“For this is the covenant that I will make with the house of Israel after those days, declares the LORD: I will put my law within them, and I will write it on their hearts. And I will be their God, and they shall be my people.”(Jeremiah 31:33)


Another distinctive of Covenant theology is its recognition of the continuity of the one overarching Covenant of Redemption revealed throughout Scripture and worked out through the promises of God in the covenant of works before the fall (Gen 2:17) and the covenant of grace after the fall (Gen 3:15); being progressively revealed thereafter from Adam, to Noah, to Abraham, to Moses, to David and was finally fulfilled in the New Covenant, sealed by the precious blood of our Lord and Savior Jesus Christ.


Covenant Baptism

Within the continuity of the covenants, we see that the infants of God’s people also belong to the covenant people of God and that God’s promises have always been to them, no less than to their parents, and by baptism, as a sign of the covenant, they are ingrafted into the Christian church. (Gen 17:7; Acts 2:39)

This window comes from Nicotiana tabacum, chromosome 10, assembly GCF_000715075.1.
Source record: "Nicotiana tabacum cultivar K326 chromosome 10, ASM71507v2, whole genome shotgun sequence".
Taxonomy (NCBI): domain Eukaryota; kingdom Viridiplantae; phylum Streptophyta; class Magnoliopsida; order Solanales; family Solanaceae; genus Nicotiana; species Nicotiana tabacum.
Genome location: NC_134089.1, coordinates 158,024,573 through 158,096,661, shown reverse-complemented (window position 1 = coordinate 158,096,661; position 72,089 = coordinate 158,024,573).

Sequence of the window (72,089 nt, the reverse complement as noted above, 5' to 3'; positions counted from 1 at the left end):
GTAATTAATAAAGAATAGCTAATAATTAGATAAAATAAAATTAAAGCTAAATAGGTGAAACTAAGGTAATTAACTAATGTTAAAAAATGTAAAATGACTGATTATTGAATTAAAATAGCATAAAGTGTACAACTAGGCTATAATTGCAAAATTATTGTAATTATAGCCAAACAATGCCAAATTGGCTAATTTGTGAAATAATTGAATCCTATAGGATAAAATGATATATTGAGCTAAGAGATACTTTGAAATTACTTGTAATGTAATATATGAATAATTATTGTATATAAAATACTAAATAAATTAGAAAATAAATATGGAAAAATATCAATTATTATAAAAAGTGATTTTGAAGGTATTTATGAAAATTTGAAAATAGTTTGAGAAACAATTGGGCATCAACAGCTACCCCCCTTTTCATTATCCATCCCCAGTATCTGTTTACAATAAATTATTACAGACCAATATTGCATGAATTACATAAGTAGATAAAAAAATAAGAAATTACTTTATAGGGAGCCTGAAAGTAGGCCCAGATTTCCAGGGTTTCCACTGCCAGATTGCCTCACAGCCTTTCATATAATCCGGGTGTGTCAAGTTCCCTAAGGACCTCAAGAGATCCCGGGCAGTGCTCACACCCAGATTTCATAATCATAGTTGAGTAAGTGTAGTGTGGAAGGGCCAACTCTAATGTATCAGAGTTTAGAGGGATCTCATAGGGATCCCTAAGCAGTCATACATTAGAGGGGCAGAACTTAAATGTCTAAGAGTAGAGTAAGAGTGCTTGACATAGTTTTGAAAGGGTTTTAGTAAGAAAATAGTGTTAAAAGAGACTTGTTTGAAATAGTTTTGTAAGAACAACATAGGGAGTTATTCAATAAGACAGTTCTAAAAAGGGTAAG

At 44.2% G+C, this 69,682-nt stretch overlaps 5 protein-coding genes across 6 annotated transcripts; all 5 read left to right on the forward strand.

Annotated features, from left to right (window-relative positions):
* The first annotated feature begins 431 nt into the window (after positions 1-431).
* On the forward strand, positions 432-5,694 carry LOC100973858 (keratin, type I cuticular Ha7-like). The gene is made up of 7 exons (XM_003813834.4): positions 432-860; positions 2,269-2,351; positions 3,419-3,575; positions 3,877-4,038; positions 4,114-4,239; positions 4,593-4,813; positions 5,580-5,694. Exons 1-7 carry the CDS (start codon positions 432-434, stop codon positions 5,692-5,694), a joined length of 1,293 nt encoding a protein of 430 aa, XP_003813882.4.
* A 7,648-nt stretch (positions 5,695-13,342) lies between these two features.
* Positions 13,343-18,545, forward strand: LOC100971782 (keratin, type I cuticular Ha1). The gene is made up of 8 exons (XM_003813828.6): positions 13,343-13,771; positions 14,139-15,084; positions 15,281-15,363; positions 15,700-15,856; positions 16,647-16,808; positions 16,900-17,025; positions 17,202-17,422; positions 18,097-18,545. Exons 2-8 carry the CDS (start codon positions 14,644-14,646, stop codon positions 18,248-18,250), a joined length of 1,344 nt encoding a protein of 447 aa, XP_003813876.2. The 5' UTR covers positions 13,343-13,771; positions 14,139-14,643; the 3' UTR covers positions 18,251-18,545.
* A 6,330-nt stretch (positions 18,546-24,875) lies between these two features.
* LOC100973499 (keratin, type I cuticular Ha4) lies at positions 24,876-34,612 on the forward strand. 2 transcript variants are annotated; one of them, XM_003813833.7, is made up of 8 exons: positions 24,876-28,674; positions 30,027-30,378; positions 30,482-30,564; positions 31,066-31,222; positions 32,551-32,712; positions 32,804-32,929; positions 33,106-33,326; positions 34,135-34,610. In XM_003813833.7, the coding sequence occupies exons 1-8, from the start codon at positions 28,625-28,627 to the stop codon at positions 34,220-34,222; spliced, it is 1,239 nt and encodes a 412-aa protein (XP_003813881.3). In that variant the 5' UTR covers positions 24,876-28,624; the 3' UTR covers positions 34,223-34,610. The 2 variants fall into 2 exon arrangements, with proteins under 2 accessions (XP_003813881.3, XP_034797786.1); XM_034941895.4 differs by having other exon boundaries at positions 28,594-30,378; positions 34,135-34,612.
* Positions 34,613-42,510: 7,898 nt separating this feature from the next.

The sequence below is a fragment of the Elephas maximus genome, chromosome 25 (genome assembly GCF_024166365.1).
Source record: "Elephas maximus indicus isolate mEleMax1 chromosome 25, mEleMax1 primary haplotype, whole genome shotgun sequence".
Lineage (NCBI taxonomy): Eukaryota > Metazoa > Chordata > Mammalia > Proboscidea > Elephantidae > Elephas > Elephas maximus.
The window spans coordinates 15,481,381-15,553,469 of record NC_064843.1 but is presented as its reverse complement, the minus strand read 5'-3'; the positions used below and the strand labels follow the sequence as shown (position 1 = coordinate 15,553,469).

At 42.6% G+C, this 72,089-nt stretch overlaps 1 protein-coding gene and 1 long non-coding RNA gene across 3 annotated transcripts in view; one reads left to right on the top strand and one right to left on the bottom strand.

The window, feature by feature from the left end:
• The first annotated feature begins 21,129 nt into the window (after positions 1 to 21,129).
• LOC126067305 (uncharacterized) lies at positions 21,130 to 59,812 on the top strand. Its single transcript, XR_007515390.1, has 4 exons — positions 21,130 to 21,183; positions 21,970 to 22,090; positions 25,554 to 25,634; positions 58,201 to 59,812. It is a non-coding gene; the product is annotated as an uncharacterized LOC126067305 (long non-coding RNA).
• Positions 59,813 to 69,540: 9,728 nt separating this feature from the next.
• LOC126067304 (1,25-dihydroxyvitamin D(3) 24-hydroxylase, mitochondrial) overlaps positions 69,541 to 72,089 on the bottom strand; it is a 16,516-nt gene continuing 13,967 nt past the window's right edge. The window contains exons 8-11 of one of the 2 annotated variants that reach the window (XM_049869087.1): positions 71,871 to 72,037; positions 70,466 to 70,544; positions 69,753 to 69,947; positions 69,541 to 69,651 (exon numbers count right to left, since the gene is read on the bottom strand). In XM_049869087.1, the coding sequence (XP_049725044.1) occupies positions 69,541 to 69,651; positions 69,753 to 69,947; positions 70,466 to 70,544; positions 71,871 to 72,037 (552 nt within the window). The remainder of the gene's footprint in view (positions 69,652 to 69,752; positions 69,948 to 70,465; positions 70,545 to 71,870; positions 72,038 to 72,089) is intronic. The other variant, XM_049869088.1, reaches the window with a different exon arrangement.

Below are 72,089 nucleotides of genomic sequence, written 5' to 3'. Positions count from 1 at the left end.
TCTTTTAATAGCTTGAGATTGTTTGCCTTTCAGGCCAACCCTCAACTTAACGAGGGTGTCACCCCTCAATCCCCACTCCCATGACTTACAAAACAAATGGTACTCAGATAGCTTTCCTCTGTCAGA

Confirmation is a sacred right in the RCUS church, whereby the youth of the church receive instruction in the doctrines and duties of the Christian religion in preparation for becoming a communicant member and rightly partaking of the Lord’s Supper.  (1 Cor 11:27-29) 


The Emphases: 


  • The providence of God over all things

  • The free grace of God in salvation

  • And the calling of God to influence every area of life with the gospel of Christ for His glory


Our hope at Covenant Reformed is that this introduction to some of the distinctive doctrines of the Reformed faith will move you to desire to grow with us as we too grow to know God through Christ and glorify Him in all that we do.


1618 - 1619